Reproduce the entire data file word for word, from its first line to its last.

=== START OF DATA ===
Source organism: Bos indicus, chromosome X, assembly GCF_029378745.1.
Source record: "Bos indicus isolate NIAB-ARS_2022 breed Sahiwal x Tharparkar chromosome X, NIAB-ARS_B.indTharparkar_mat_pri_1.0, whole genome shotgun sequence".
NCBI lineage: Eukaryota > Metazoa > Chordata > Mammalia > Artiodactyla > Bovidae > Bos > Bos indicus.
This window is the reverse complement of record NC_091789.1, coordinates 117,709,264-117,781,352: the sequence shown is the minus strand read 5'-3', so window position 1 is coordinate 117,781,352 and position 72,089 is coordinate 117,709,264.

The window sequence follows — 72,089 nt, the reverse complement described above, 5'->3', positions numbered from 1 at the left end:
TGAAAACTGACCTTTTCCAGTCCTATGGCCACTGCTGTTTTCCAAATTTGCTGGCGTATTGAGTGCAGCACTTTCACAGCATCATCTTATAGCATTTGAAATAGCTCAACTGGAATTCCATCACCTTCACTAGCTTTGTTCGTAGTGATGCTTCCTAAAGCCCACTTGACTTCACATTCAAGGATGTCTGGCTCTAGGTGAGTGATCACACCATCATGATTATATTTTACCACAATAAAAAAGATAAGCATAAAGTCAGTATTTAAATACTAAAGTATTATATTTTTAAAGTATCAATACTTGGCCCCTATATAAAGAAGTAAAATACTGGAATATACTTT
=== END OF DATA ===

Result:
Source organism: Bos indicus, chromosome X, assembly GCF_029378745.1.
Source record: "Bos indicus isolate NIAB-ARS_2022 breed Sahiwal x Tharparkar chromosome X, NIAB-ARS_B.indTharparkar_mat_pri_1.0, whole genome shotgun sequence".
NCBI lineage: Eukaryota > Metazoa > Chordata > Mammalia > Artiodactyla > Bovidae > Bos > Bos indicus.
This window is the reverse complement of record NC_091789.1, coordinates 117,709,264-117,781,352: the sequence shown is the minus strand read 5'-3', so window position 1 is coordinate 117,781,352 and position 72,089 is coordinate 117,709,264.

The window sequence follows — 72,089 nt, the reverse complement described above, 5'->3', positions numbered from 1 at the left end:
TGAAAACTGACCTTTTCCAGTCCTATGGCCACTGCTGTTTTCCAAATTTGCTGGCGTATTGAGTGCAGCACTTTCACAGCATCATCTTATAGCATTTGAAATAGCTCAACTGGAATTCCATCACCTTCACTAGCTTTGTTCGTAGTGATGCTTCCTAAAGCCCACTTGACTTCACATTCAAGGATGTCTGGCTCTAGGTGAGTGATCACACCATCATGATTATATTTTACCACAATAAAAAAGATAAGCATAAAGTCAGTATTTAAATACTAAAGTATTATATTTTTAAAGTATCAATACTTGGCCCCTATATAAAGAAGTAAAATACTGGAATATACTTT